LG makes the 4.7-inch smartphone and Samsung the 10.1-inch tablet, which join the ASUS-manufactured Nexus 7. The cloud services company announced the new products on October 29.
In December 2011, I asserted: "Google Nexus tablet in six months is a year too late". The search and information giant proved me wrong. After failing to quickly respond to iPad and leaving Android leaderless, Google has recovered with a bang-up Nexus device strategy. Damn, this is my second tablet mea culpa -- the first about iPad nearly 18 months ago.
Tomorrow, Google expands the number of available Nexus screens to three, all running Android 4.2 Jelly Bean: 4.7-inch smartphone that replaces Galaxy Nexus as flagship; 7-inch tablet updated with more storage for purchase price and new 3G model added; 10.1-inch slate with higher screen resolution than iPad 4. The devices are "pure Google" and produced by LG, ASUS and Samsung, respectively. The original Nexus 7 released in July, receiving rave reviews and generating, ASUS asserts, about 1 million sales per month.
To be honest, you really don't want to know which one. Some tragedies are simply too painful to see. But if you delight in car crashes, then do watch Darcy LaCouvee plummet the Apple and ASUS/Google tablets to the cement. Informal drop tests like this one aren't exactly scientific, if for no other reason than Chaos theory. But they're nevertheless revealing and entertaining.
Like the iPhone 5 vs Galaxy S III drop test, the Android Authority reporter waited until the Apple device starting selling in stores to drop-test the tablets. He's back again from Hong Kong, in this riveting 5:39 video.
Even though the Asus Nexus 7 and Samsung Galaxy Nexus share the same version of Android and similar display resolutions, some apps are not identical. On the Google-branded Nexus 7 tablet, the Calendar app displays more information, and thanks to the modding community it's now available for the Galaxy Nexus as well.
Instead of the lines in the Calendar app from Android 4.1 Jelly Bean, the modded tablet variant shows a text description for each event of the day, making it a bit more useful.
Two modded versions are available at the moment, with the first based on the Calendar that ships with Android 4.1.2 and the second on the one available as a separate download from Google Play. Both can be used, but only the latter allows users to sync events dating back one full year.
Damn, and I had so expected to upgrade.
Surely there's a metaphor here somewhere. Hurricane Sandy blew out Google's Android event, but the news came anyway like a storm raining down on Windows Phone 8's launch. Today, Google debuted the long-rumored Nexus 4 smartphone and Nexus 10 tablet, added a 3G Nexus 7 to the product family and took the wraps off Android 4.2. But in looking over the news, I'm not nearly excited as I expected to be. The new handset is HSPA+, in a LTE world. The larger tablet lacks the design charm that makes Nexus 7 so appealing; Samsung produces what in the photos looks like a stuffed Galaxy Tab with super duper high-resolution display. Maybe I'll warm up before sales start November 13. How unlucky a number is that?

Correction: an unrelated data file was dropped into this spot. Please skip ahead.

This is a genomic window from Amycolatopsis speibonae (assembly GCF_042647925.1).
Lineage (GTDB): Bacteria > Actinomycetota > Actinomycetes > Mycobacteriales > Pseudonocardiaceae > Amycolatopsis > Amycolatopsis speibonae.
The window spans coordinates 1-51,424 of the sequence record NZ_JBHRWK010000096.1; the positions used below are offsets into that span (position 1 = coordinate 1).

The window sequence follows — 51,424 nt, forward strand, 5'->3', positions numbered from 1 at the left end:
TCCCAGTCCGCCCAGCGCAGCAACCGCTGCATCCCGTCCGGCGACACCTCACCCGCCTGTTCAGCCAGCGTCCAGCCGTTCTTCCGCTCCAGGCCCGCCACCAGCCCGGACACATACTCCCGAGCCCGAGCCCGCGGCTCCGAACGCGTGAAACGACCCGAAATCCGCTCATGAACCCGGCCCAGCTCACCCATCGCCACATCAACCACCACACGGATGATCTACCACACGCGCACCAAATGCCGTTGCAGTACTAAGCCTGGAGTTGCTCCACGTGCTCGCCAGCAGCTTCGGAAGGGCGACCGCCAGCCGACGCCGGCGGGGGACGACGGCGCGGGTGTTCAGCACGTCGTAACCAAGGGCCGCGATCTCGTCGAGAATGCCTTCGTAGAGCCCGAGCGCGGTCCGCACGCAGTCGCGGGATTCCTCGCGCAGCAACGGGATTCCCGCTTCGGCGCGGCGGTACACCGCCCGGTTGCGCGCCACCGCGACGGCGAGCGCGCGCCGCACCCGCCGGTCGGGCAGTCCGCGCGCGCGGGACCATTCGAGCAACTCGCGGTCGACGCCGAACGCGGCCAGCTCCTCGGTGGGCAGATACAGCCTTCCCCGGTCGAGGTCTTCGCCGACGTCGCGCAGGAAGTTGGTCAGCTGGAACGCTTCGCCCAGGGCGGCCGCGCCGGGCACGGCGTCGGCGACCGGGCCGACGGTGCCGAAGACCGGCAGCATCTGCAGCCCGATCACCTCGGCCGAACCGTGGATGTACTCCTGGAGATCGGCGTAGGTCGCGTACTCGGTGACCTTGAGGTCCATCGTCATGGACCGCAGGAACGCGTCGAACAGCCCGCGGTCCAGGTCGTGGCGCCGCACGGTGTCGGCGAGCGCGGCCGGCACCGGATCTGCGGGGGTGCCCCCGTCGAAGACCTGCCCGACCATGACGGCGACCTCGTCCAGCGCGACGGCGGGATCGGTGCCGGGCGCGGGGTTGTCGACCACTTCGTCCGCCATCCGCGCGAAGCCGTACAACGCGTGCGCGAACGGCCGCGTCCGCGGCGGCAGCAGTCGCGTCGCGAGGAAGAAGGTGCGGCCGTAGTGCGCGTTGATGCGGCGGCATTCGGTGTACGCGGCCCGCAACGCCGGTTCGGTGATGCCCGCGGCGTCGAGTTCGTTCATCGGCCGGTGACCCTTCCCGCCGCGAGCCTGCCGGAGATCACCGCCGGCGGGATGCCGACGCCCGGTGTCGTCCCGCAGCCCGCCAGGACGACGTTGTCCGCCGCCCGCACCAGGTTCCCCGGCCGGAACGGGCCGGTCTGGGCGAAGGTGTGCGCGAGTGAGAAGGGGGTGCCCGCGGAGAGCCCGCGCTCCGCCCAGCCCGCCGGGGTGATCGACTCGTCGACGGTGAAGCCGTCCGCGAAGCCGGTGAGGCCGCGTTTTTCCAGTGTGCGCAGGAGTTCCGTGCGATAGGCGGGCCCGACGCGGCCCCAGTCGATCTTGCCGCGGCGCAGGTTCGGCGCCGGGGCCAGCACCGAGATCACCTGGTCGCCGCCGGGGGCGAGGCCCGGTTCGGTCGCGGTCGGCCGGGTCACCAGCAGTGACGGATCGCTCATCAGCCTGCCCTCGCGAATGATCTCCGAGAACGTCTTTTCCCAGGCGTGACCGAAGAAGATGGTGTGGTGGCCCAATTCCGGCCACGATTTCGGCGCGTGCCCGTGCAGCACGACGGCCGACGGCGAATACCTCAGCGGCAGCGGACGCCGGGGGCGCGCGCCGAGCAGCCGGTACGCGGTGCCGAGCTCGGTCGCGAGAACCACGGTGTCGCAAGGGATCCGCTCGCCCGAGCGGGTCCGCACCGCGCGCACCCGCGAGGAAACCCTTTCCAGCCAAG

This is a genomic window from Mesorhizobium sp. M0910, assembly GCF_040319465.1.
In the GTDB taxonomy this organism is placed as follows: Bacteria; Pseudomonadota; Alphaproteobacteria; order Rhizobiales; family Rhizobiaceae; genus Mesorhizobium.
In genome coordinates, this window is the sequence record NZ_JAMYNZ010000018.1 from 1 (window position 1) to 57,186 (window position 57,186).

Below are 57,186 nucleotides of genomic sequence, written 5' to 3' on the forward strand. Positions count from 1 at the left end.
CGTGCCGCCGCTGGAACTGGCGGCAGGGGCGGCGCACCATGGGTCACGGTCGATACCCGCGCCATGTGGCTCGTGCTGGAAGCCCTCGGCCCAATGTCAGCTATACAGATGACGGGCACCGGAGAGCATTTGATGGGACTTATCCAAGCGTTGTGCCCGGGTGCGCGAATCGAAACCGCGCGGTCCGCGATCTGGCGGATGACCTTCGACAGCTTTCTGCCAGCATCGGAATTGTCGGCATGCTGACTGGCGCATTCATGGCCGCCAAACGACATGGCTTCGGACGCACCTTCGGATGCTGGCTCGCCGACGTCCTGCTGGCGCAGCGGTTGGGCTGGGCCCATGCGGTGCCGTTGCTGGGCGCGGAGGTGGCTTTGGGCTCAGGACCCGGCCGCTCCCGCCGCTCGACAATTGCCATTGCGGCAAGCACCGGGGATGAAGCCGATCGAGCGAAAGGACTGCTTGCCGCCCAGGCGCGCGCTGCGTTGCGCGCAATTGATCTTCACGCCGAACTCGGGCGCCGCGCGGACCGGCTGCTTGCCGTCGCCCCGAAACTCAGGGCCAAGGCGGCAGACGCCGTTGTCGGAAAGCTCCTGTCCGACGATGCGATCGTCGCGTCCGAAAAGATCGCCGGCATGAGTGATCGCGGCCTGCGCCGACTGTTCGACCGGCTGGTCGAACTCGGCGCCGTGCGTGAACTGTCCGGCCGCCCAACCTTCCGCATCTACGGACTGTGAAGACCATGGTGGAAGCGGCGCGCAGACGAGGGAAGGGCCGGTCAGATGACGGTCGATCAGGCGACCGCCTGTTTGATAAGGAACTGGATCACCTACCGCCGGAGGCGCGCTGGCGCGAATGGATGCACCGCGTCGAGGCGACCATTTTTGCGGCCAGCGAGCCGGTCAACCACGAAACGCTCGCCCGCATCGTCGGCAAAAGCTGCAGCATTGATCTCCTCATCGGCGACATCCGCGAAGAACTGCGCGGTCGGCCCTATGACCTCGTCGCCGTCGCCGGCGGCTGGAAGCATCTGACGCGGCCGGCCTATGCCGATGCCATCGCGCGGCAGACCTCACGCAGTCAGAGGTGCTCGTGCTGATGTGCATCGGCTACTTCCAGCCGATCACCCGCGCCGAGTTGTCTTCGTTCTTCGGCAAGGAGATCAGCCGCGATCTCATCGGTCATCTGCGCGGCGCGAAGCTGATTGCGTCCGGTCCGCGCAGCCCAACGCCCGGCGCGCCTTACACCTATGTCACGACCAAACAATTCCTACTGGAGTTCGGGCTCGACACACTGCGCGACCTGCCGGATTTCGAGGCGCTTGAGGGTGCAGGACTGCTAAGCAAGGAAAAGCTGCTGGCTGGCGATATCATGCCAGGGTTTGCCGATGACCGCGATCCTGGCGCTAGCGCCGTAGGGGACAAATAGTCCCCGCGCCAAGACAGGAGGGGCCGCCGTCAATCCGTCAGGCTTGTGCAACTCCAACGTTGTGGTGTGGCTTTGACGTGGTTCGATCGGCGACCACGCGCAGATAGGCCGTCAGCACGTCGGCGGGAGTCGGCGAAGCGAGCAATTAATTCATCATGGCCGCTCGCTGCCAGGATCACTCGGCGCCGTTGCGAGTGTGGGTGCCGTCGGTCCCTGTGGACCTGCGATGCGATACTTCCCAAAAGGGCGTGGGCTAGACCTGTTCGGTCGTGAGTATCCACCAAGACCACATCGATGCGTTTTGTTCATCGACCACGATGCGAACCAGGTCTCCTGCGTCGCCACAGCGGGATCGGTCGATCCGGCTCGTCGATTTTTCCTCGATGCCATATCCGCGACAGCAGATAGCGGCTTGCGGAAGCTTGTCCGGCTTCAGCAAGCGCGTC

Hurricane Sandy may have dampened Google's plans for a big New York City Android event, but even with that cancelled the company pushed out the news anyway: Android 4.2 and new Nexus devices. That isn't the only mobile news today, though. Microsoft, with an event in San Francisco and safely out of the storm path, launched Windows Phone 8. T-Mobile USA was front and center for both rollouts.
The carrier will be among the first to carry the new devices, including the "Nokia Lumia 810 and the Windows Phone 8X by HTC; the Google Nexus 4 with T-Mobile as a premier launch partner; and the Samsung Galaxy Note II". That's a pretty big lineup for a company that has struggled to compete with giants like Verizon and AT&T.
I just hauled back from the local Office Depot, which has Nexus 7 32GB in stock -- well, one left, for $249.99. The 16GB model is now $199.99, replacing the 8 giger at that price. So the rumors were true, and not all that surprising. I didn't check the local Gamestop, but online the 16GB tablet is $199.99. So it's not rocket science what's coming.
Something unexpected: With all the rumors about Android 4.2, I expected that version. But the spec sheet has 4.1. So it's anybody's guess what to expect and when. The real question: What new product pops next and where. Google may have cancelled the New York Android event because of Hurricane Sandy, but that may not stop retailers from going ahead with plans to offer product. The channel isn't easily stopped, particularly when there is chance to get in front of competitors with a hot product. Retailers don't share Google's priorities.
For those of you skydiving from the edge of space or returning from a week in some Fringe alternate universe, today Apple announced iPad mini -- so far the autumn's worst kept secret. Rumormongers got right the event and sales dates, product name and screen size but flubbed the price; sorry it's not $249 or $299, Bub. That's in another alternate reality. But do dream.
I just have to ask, again: Will you buy iPad mini? I look forward to the impact facts will have on your answers. In February I asked: "Apple is rumored to be developing a smaller tablet. Would you buy an 8-inch iPad?" About 56 percent of the 3,624 respondents answered "Yes". That's a high number. But much has changed since, with Google Nexus 7 joining Kindle Fire at $199, Amazon offering 8.9-inch tablets and Apple choosing to price higher than many people hoped. So I ask the question again, offering new poll and your chance to comment.